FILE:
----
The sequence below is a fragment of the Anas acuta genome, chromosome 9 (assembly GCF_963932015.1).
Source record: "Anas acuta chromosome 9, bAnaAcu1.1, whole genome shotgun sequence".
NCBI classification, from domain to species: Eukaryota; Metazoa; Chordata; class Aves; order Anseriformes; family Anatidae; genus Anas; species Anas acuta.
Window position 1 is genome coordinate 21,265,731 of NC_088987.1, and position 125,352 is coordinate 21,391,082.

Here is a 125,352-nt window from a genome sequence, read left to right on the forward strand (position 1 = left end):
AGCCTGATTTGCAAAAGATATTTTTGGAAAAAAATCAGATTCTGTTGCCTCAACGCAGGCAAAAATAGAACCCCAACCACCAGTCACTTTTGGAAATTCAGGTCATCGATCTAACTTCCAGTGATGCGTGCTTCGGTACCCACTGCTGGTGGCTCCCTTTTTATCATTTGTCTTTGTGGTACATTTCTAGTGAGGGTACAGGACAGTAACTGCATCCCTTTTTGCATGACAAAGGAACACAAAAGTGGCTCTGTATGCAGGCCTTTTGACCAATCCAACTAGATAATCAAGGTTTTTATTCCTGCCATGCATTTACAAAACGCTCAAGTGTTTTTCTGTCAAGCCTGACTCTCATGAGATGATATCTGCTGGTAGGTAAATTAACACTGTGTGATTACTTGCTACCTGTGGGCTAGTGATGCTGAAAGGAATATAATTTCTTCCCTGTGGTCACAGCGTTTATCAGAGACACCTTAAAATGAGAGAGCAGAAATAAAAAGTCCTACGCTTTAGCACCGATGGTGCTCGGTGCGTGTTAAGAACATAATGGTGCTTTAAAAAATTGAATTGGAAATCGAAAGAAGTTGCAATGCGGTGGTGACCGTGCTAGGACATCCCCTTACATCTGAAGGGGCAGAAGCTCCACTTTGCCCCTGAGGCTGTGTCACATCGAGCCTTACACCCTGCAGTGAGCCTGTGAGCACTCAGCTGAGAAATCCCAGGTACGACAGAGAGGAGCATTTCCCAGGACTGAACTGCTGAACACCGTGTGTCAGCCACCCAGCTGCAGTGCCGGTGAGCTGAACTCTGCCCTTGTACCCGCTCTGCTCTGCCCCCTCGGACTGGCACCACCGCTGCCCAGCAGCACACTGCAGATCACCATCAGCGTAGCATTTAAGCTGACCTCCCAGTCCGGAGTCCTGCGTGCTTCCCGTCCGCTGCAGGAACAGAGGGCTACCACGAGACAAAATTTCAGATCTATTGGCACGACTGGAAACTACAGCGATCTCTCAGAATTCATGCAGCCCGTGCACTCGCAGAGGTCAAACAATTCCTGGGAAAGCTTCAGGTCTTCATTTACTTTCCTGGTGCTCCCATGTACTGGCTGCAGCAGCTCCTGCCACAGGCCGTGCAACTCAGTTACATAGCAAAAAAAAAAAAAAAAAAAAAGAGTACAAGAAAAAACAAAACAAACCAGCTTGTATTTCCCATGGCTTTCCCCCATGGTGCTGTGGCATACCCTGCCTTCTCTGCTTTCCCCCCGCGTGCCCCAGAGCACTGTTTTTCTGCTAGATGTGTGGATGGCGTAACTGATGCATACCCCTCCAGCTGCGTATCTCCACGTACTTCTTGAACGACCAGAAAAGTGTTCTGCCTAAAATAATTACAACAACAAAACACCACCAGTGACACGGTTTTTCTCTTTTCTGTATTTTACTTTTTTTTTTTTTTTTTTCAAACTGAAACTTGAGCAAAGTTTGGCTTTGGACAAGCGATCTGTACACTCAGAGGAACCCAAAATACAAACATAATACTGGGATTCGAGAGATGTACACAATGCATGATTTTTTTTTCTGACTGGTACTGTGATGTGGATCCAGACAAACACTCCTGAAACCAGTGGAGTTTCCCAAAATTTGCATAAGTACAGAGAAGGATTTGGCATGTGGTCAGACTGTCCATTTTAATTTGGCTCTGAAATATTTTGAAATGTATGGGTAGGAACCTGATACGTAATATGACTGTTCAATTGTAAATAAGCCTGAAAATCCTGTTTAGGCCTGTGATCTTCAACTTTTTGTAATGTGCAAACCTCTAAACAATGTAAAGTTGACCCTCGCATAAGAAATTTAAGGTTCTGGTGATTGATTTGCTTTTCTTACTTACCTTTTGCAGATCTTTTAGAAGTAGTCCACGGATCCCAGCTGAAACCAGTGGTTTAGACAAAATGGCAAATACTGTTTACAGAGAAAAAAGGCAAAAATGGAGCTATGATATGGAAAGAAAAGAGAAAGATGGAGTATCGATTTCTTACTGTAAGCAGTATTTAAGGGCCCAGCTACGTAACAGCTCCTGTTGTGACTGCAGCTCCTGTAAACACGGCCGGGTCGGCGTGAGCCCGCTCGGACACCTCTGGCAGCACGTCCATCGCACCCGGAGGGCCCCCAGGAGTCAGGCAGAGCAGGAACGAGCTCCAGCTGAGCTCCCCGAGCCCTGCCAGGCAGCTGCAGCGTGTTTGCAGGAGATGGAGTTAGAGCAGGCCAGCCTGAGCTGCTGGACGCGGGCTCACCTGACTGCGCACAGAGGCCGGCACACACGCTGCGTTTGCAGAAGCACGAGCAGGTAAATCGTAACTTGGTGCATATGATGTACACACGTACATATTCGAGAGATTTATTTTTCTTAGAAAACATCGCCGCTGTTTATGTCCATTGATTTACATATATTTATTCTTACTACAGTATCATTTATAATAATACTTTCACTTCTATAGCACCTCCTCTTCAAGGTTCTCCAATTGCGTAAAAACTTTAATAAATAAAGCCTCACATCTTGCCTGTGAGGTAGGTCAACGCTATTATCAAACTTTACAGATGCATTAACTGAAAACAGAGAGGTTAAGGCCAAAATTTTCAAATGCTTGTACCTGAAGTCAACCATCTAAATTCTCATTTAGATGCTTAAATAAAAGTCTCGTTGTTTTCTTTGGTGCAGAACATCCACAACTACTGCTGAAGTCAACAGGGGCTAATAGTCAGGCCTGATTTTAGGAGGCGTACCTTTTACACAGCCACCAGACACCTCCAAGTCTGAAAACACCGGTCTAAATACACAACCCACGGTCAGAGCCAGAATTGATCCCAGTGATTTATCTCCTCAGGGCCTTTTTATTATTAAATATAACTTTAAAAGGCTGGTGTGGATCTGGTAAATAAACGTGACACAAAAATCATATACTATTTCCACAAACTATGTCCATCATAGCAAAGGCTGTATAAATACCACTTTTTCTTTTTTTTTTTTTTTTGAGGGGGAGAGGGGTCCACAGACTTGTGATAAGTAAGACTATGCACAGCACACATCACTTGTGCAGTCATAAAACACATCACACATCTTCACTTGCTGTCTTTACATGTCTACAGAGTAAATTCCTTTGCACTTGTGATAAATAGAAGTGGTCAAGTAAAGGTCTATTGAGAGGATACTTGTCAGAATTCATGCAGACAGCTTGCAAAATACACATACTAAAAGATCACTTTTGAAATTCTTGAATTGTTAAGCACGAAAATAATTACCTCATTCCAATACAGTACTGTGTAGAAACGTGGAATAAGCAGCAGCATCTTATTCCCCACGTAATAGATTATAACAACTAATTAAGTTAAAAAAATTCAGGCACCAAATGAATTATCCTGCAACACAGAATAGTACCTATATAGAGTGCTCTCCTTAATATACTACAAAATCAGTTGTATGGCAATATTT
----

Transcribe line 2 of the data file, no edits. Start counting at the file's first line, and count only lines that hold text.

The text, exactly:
Source record: "Anas acuta chromosome 9, bAnaAcu1.1, whole genome shotgun sequence".